Second Nasa space telescope shuts down after unexplained problem

Nasa's Chandra space telescope has shut itself down, just days after a similar problem hit the Hubble space telescope.

The cause of the latest problem is unclear and investigations are continuing, the space agency said.

It has now entered a safe mode that aims to ensure it is kept protected and powered up until the mysterious problem is solved.

Chandra is an X-ray observatory, which collects emissions from the very hot parts of the universe. In the time that it has been scanning the sky from orbit, the sophisticated telescope has helped spot the beginnings and ends of black holes and galaxies, helping us understand the central processes of the universe.

The issues came just days after the Hubble space telescope, responsible for some of the most iconic space images ever taken, also put itself into safe mode. That happened because of problems with the on-board gyroscopes, which are used to ensure that it is pointing in the right direction.

Like its fellow space telescope, Chandra has managed to survive much longer than engineers had promised when it first launched. It has now been around for 19 years – despite being originally designed for just five – and Nasa said that it expects it to continue its work in the years to come.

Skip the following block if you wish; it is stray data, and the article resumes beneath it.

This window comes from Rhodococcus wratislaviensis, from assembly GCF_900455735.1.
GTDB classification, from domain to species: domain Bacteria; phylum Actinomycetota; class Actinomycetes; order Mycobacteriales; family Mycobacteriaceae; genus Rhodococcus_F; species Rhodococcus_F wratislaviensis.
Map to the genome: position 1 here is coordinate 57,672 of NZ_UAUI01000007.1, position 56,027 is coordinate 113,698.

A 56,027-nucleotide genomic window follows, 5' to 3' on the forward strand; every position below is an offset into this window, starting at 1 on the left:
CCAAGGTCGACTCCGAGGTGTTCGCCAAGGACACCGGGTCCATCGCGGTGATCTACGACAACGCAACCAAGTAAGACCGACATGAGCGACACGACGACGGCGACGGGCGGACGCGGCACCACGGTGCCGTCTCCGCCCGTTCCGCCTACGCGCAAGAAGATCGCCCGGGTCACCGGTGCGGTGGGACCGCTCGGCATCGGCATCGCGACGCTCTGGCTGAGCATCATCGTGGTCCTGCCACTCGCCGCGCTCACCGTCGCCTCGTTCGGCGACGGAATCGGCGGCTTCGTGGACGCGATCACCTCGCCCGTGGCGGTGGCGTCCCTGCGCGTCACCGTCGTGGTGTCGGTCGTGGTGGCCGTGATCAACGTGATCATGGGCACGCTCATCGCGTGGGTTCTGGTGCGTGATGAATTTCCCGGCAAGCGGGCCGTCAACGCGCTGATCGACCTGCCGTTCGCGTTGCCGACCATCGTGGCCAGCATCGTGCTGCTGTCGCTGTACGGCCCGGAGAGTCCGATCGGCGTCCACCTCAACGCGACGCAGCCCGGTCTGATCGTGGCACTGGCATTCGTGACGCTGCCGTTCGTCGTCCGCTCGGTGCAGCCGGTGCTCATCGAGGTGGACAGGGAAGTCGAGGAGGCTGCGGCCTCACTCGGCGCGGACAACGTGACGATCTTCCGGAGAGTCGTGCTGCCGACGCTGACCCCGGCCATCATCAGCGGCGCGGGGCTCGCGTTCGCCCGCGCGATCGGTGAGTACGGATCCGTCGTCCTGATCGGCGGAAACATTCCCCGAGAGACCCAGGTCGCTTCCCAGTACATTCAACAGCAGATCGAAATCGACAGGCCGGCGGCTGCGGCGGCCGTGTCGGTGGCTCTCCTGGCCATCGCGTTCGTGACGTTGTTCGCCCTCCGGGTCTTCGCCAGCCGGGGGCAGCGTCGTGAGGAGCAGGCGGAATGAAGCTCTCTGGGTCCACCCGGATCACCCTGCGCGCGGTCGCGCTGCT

"At approximately 9:55 a.m. EDT on Oct. 10, 2018, NASA’s Chandra X-ray Observatory entered safe mode, in which the observatory is put into a safe configuration, critical hardware is swapped to back-up units, the spacecraft points so that the solar panels get maximum sunlight, and the mirrors point away from the Sun," Nasa wrote in a statement.

"Analysis of available data indicates the transition to safe mode was normal behaviour for such an event. All systems functioned as expected and the scientific instruments are safe. The cause of the safe mode transition is under investigation, and we will post more information when it becomes available."

As well as Hubble and Chandra, the Kepler space telescope – which looks for distant planets by watching for them passing in front of stars – has also run into issues because of a lack of fuel. The various issues with Nasa's hardware are not thought to be related.

Astronomers joked that now would be the perfect time for strange events to happen in space. "Both Hubble and Chandra in extended safe modes," wrote the University of Alabama's William Keel on Twitter, saying that we should now anticipate "galactic supernova", an "alien fleet", "comet disruption/impact with one of giant planets" or a range of other phenomena.